Kim Fielding!!!!!!!!!!!!!!!!!!!!!!!!!!!!!!!!!!!!! Nuff said.
DSP Publications has just released my novel Flux. It’s the second edition of the second novel I ever wrote, and it’s the second in the Ennek series. Hooray for seconds!
I used to think I was incapable of writing a novel. I wrote plenty of short stories, but a novel seemed so daunting. All those words! For years I carried the firm conviction that I couldn’t possibly manage anything that long.
Two things changed my outlook.
The first was fan fiction. I started reading it. Um, sort of a lot of it, actually. I suppose it could have been in any fandom, but I ended up in Buffy the Vampire Slayer, and specifically I ended up in the world of Spike slash fics. Oh, my beloved Spike. And after reading a whole lot of stories in which Spike hooks up with just about any other male character, I had a plot bunny (It must be bunnies!). And one day I sat down at my computer and began to write. I wasn’t thinking, Gonna write me a novel because this was just fanfic, right? I really just wanted to do some fairly awful things to Spike, have Xander rescue him, and give them a happy ending (in both senses of the phrase).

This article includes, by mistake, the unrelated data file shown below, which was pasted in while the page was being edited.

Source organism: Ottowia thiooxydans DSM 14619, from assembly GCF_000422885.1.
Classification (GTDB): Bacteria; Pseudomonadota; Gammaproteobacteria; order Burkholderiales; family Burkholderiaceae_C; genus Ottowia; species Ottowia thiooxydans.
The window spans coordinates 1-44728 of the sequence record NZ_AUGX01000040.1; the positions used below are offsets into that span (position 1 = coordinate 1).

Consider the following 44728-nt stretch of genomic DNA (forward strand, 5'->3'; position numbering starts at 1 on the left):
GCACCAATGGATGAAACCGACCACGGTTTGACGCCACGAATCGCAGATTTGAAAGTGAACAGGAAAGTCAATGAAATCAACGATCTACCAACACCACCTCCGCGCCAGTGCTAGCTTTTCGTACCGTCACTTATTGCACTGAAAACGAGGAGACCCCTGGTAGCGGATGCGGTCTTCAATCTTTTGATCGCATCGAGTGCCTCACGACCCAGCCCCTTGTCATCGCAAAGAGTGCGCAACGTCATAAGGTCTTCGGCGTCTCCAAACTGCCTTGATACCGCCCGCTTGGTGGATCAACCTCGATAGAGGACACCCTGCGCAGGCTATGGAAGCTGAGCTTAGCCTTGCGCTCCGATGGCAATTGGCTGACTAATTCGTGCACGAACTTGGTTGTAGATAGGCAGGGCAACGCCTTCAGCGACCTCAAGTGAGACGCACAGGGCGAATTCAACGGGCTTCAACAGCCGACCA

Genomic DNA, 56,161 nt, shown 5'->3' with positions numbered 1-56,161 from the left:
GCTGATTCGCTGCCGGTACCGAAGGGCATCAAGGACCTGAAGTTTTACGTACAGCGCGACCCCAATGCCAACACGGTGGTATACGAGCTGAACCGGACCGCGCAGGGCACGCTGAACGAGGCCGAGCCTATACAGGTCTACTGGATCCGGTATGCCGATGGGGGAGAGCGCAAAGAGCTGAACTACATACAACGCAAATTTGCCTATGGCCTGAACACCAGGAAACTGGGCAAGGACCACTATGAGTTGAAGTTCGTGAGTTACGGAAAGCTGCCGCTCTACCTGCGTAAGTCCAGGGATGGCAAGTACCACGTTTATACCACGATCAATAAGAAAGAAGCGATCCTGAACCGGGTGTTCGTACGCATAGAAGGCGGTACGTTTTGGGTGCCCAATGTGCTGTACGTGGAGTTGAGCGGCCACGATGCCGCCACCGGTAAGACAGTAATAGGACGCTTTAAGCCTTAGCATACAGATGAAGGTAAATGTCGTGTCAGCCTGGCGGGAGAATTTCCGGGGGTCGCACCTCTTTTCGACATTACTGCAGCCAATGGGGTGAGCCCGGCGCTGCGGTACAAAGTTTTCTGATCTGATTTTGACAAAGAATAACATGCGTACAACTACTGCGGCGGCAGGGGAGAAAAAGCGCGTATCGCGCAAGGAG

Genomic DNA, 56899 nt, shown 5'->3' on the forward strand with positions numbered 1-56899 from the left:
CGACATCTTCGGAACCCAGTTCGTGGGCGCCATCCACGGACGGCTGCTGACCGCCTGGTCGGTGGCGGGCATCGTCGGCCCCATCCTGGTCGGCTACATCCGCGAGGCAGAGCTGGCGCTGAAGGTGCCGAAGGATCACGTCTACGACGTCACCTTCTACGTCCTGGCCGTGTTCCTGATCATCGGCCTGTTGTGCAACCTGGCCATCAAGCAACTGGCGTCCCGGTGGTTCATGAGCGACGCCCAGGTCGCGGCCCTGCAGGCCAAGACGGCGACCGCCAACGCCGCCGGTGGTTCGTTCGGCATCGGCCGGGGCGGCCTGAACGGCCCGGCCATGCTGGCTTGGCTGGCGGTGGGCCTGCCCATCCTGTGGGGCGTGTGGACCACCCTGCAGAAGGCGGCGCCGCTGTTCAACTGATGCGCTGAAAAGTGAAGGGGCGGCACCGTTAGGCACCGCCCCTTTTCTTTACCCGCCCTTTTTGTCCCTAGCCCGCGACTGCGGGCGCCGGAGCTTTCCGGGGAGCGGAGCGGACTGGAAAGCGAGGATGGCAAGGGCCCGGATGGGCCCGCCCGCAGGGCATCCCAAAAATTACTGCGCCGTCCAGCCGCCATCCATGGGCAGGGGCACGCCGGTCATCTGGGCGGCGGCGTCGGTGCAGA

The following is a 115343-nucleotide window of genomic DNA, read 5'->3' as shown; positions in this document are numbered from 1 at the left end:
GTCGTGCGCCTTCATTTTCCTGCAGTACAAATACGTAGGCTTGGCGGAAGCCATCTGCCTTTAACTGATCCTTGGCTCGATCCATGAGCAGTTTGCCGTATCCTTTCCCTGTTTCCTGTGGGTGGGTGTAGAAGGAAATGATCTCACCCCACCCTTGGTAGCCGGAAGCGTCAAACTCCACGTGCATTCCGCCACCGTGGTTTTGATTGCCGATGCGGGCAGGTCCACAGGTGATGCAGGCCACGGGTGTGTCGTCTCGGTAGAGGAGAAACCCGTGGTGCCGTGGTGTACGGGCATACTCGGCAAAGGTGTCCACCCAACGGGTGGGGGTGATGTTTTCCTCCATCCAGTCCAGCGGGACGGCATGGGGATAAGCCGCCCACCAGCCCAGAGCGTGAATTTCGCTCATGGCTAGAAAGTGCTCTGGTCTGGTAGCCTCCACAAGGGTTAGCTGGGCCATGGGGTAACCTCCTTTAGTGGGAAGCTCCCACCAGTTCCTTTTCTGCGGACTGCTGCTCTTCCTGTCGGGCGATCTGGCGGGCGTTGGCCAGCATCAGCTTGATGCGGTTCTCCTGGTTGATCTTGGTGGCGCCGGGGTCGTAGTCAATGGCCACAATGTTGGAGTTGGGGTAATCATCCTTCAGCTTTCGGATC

By the time I looked up from my screen again, I’d written 118,000 words. Holy crap. That’s the length of a fairly long novel. Hmm. I wrote more fanfic after that—something like 125 stories in all—and although some were short, a lot of them weren’t. A few even exceeded that first one; I think my longest was over 135,000 words.
You know what? I thought. Maybe I can write a novel after all.
Around about then I heard of NaNoWriMo—National Novel Writing Month—in which people endeavor to write a short novel (50K words) during the month of November. I decided to give it a shot—and ended up with Stasis (which is longer than 50K). Flux came the following year, and then Equipoise. Having finished the trilogy, during my fourth NaNo attempt I wrote Good Bones—which became a trilogy itself and was also my first professionally published novel.
Right now, I’m working on my 18th novel. Eighteen. My books have come out on audio and have been translated into five languages. One of my shorter pieces was translated into Japanese and published in a yaoi magazine, making me (temporarily, at least) the coolest mom in town. And what I have to thank for it all are Spike and NaNoWriMo.